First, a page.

As US and Russia agree on chemical weapons, Ban Ki-moon says Assad guilty of "crimes against humanity"
Geneva (AsiaNews) - In Geneva, negotiations between Russia and the United States on the fate of Syria's chemical weapons have ended in an agreement. Meanwhile, according to unconfirmed reports, UN Secretary General Ban Ki-moon is apparently quoted as saying that Bashar Assad "committed many crimes against humanity".
US Secretary of State John Kerry and Russian Foreign Minister Sergei Lavrov agreed to an agenda that would see Syria to deliver all the data on its chemical weapons stockpile within a week, including the names of storage sites. The deal would see UN inspectors in place by early November to check for the sites, with the stockpiles placed under international control ready to be destroyed by mid-2014.
Both the Syrian army and rebels must facilitate the task of inspectors (with a ceasefire). If Syria fails to comply, the deal could be enforced by a UN resolution backed by the threat of sanctions or military force.
This came after three days of talks between Kerry and Lavrov to implement Russia's proposal of removing and destroying Syria's chemical weapons.
Although the US wants the plan to be carried out as soon as possible, it will likely take several months before it is done. In fact, accounting for and disposing of Syria's estimated 1,000 tonnes stockpile of chemical weapons will require time, a situation well understood by the Obama administration, whose proposed military strike against syria had found little support at home and abroad.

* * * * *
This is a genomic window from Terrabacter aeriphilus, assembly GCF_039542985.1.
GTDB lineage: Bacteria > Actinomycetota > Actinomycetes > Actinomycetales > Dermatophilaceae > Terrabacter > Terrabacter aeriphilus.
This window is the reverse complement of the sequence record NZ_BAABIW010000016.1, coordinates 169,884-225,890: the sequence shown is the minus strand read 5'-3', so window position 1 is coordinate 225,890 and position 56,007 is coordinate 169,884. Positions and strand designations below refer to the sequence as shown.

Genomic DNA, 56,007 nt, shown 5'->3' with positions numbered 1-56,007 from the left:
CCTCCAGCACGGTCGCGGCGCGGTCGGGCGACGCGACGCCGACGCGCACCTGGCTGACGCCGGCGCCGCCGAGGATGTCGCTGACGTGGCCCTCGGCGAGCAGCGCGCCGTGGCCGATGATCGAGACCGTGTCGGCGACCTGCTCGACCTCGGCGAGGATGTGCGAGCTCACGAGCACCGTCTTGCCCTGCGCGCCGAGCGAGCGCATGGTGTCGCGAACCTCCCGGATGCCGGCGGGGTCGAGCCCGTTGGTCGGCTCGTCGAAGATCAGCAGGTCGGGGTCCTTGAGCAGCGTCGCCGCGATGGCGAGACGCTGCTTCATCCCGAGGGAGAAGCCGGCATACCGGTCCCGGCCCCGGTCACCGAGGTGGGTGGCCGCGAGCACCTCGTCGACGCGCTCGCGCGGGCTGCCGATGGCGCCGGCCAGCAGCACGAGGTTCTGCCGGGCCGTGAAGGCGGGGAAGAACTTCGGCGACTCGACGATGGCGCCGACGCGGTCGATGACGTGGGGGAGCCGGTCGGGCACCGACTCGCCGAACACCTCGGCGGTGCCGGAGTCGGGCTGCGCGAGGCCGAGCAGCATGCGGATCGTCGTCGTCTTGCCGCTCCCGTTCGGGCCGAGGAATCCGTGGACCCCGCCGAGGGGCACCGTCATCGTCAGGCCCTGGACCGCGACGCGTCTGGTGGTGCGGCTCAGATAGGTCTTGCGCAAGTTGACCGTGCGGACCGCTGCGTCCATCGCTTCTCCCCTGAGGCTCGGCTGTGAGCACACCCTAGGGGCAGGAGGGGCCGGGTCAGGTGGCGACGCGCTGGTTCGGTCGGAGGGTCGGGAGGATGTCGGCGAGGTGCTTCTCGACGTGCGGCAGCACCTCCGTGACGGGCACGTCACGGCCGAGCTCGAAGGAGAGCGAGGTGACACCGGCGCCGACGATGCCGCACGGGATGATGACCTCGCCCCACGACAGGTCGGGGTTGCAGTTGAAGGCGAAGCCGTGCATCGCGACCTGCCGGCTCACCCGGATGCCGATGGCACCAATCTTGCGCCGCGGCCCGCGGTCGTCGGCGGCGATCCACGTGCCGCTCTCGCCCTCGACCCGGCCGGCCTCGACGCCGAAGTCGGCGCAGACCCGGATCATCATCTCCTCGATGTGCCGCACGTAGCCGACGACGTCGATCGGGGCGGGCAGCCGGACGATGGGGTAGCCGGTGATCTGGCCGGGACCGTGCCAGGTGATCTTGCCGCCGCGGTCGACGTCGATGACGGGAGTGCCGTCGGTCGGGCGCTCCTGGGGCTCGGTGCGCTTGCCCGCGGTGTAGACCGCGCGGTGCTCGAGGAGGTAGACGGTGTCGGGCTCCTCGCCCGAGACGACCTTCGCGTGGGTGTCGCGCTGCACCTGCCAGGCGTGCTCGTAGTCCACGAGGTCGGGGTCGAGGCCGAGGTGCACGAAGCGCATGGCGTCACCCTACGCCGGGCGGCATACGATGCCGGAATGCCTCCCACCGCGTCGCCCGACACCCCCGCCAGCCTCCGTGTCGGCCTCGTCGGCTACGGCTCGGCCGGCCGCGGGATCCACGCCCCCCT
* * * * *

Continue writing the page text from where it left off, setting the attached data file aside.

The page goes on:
Meanwhile, on Monday, UN inspectors are expected to issue a report on the massacre that took place on 21 August in Ghouta. The United States blames the Assad regime for the apparent use of chemical weapons whilst Russia blames the rebels.
In fact, United Nations Secretary-General Ban Ki-Moon yesterday said that a report by UN inspectors would confirm that chemical weapons were used. However, the UN team was not allowed under its mandate to assign responsibility and Ban himself did not say who was responsible for this attack.
The secretary general did say however that it was up to the Syrian people to decide whether to oust Assad or not, and that the regime's leader "committed many crimes against humanity" and would be held accountable when the conflict was over.
After the meeting in Geneva, Kerry is expected to travel immediately to Paris and then to Israel.
French President Francois Hollande and Israeli Prime Minister Benjamin Netanyahu are among the strongest supporters of military action against Syria.